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UK Jobless Remains At 7-year Low; Wage Growth Tops Forecast

U.K. unemployment held steady at its lowest level in nearly seven years during the three months to April, while pay growth was the strongest in four years, exceeding economists' forecast, figures from the Office for National Statistics showed Wednesday.

The ILO jobless rate for the February to April period was 5.5 percent, which was down from 5.7 percent logged for the three months to January. It was also lower than the 6.6 percent recorded in the same period last year.

The unemployment rate was in line with economists' expectations and was the lowest since April-June 2008, when the figure was 5.4 percent.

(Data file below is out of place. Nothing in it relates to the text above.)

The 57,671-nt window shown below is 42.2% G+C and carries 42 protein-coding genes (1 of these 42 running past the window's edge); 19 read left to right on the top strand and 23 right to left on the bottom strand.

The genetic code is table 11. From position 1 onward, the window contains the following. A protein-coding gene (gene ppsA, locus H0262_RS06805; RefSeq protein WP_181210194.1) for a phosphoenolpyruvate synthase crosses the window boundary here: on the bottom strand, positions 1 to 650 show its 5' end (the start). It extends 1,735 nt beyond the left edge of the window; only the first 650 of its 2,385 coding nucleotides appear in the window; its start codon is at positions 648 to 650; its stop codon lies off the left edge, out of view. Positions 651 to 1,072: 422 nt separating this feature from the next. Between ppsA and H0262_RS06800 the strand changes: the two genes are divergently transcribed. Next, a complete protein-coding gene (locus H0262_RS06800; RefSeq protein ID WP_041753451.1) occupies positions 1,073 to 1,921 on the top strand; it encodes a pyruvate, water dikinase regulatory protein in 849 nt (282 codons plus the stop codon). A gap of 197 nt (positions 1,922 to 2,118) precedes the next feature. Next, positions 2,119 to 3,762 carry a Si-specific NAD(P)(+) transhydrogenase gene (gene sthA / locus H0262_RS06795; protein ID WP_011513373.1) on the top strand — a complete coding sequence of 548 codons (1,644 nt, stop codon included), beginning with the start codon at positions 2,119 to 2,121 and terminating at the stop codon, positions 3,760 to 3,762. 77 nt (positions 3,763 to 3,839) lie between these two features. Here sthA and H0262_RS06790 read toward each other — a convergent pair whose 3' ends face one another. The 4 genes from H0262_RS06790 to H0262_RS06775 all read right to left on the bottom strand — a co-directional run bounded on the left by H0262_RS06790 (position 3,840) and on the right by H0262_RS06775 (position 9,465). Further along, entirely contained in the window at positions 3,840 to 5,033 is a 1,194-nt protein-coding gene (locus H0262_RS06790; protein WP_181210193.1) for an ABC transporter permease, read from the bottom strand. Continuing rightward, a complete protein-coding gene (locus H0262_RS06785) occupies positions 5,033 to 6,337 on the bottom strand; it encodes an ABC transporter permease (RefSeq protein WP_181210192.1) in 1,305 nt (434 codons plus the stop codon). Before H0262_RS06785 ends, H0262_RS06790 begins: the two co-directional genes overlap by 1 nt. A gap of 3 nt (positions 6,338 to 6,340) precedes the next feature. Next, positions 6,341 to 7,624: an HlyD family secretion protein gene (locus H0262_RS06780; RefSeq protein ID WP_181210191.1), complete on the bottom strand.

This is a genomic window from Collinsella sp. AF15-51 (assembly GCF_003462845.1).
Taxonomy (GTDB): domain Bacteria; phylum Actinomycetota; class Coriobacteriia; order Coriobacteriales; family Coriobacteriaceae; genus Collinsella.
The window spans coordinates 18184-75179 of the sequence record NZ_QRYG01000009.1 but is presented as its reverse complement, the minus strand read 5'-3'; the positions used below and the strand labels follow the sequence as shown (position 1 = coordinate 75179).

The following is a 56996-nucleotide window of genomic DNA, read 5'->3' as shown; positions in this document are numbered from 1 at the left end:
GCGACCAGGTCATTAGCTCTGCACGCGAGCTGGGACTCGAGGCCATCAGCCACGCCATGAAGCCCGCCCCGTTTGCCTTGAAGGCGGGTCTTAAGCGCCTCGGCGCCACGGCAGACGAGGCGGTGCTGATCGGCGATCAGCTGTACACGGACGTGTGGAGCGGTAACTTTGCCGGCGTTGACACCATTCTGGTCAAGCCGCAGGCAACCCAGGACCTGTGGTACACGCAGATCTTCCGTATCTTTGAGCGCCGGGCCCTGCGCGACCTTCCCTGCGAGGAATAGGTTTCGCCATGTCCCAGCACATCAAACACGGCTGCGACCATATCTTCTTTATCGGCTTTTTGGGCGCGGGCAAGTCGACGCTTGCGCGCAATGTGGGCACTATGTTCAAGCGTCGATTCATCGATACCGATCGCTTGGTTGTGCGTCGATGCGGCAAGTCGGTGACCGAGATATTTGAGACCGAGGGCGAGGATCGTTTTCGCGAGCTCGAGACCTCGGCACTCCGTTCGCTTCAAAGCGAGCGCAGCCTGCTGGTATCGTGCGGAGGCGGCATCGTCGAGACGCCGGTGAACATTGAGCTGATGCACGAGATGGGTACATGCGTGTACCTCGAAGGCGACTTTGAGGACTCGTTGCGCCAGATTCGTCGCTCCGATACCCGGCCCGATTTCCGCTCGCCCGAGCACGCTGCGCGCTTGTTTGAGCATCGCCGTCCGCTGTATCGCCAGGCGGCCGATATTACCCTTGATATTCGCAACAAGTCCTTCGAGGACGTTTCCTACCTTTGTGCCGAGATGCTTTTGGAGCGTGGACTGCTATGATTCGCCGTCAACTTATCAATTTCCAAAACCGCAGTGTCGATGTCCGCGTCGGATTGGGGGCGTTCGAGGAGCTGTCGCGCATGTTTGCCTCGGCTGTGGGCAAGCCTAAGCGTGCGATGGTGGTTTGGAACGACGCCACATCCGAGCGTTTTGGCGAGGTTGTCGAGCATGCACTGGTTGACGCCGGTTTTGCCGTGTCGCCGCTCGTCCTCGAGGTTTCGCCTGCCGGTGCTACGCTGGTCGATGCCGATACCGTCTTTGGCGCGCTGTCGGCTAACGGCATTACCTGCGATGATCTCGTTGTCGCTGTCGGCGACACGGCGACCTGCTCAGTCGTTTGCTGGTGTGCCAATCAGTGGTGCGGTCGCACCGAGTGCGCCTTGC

The number of unemployed declined by 43,000 from the previous three months to 1.81 million, the lowest since the June to August period of 2008.

Average earnings including bonuses grew 2.7 percent year-on-year during the three months to April. Economists had forecast 2.1 percent growth. The latest increase was the highest since June to August 2011, when pay grew 2.7 percent.

Excluding bonuses, the pay grew 2.7 percent in the three months to April, the highest since December to February 2009.

The number of Britons claiming jobless benefits in May declined by 6,500 persons from the previous month to 791,800 people. The claimant count decrease was much less than the 13,800 fall that economists' predicted and the smallest monthly decline since February 2013. The claimant count rate was 2.3 percent in May.

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